Two of our students, Katie Phelan (4th Year Criminal Justice) and Una Brosnan spent their cooperative placement at the Padre Pio Rehabilitation Centre in Ghana. Their blogs below give an insight into the work of the Padre Pio Centre which is run by a UL Graduate, Dr Mark Mantey.
If anyone is interested in spending their coop in Ghana, please contact Dr Laura Donnellan (email@example.com) for more information.
“Ghana West Africa is one of the world’s secret treasures. The natural environment, culture and traditions will excite even the most travelled person. I had the privilege of doing my coop placement in Ghana at Padre Pio Rehabilitation Centre.
Padre Pio Rehabilitation Centre (https://www.padrepio-rehab.com/) is a leprosy rehabilitation centre that is expanding its services in order to meet the needs of the vulnerable and isolated people and communities in the area. At the same time, it is constantly taking steps towards becoming self-sufficient thus sustainability is key on the agenda.
The centre’s ambitious plans are exciting for anyone interested in NGO work. For example, since my last visit they have installed solar panels that have reduced costs greatly and increased self-sufficiency, all thanks to funding from Irish State Aid. Another exciting project I worked on is the livelihoods project. This project encourages older students from St. Elizabeth’s, a day care centre at the compound, for children with disabilities, to integrate into the work force. One of the students I was helping has since opened her stall and I was delighted to visit her at work when I returned at Christmas. While the work wasn’t easy, it was fun and flexible. The result is I have more confidence within my own abilities.
Learning to adapt to a new culture and to become independent did not happen straight away but it was made much easier by the support system we had around us. Our Ghanaian family made sure that we had the most delicious and fresh food to eat, something that the Fante tribe is renowned for. Our home in Abee, give a sense of African village life and the children in the village gave us endless entertainment. At work my colleagues thought us the local langua and mannerisms and before we knew it we felt right at home.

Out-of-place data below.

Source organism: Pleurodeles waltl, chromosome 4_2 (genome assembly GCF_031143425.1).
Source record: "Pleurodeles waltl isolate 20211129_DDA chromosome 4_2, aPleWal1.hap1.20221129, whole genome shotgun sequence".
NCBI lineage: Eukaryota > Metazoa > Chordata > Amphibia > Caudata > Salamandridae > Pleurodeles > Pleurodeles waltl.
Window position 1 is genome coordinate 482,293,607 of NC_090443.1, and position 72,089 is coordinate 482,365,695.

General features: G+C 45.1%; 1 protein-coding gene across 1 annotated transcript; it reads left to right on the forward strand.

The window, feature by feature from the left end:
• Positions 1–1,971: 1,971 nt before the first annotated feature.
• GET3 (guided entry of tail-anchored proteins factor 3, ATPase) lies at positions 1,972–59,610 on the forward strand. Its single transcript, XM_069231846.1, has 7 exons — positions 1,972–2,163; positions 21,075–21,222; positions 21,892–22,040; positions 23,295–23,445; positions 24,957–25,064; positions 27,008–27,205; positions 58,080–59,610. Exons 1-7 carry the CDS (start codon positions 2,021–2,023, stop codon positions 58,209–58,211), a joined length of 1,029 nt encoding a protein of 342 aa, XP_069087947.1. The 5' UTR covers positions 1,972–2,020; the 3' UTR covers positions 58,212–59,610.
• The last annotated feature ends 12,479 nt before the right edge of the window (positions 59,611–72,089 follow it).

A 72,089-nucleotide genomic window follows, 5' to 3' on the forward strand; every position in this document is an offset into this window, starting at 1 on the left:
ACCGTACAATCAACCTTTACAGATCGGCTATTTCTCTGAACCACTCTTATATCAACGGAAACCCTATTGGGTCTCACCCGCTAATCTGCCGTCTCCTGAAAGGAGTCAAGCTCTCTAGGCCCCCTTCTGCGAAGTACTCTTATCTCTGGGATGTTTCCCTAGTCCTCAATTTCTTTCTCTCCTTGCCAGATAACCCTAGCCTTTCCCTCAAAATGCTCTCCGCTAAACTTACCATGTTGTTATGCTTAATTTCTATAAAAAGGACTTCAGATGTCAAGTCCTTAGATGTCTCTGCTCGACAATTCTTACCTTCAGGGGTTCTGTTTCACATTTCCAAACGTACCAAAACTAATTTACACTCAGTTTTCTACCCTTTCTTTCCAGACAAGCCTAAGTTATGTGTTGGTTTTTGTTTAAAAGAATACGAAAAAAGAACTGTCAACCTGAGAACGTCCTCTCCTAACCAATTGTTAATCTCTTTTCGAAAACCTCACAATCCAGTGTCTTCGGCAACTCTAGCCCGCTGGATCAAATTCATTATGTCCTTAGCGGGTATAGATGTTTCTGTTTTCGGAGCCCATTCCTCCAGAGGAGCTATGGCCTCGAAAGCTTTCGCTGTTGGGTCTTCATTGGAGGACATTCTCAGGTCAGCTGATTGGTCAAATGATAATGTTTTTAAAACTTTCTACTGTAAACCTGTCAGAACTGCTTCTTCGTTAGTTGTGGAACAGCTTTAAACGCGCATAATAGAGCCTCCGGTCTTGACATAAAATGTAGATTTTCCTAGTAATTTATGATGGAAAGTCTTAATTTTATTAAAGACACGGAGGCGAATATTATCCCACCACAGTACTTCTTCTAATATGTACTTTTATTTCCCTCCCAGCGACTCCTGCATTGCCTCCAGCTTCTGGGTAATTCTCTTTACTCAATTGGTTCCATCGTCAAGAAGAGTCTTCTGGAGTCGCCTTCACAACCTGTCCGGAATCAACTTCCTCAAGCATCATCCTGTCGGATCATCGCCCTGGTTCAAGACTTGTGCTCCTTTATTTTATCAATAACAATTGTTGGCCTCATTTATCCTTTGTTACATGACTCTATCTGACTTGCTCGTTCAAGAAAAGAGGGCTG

History, safaris, white sandy beaches and rainforests it is all there. So, if you are looking for a rewarding placement, go and discover Ghana, it is guaranteed to be an adventure you will never forget”.
“I was extremely lucky to have undertaken my co-op placement in a non-governmental organisation based in Ghana, West Africa. While there, I worked in a centre that provides support and care to disadvantaged persons from local communities. Practical support is offered to leprosy sufferers, children with both intellectual and physical disabilities, people of old age who struggle to care for themselves and community outreach to families who are struggling in the community. I was based working with children with disabilities. My 6-month placement in West Africa was a real eye-opener for me that presented a new outlook to life around the world and immersed me within a new culture. The knowledge gained, memories made and fun that was had will be something I will treasure for the rest of my life.
This co-op placement offered by UL is an amazingly unique work placement that involves putting your learning into practice while living in a new part of the world and being involved in new experiences. This placement is one of my top highlights of my four years within UL and is something I would encourage every student in UL to consider as a possible co-op placement”.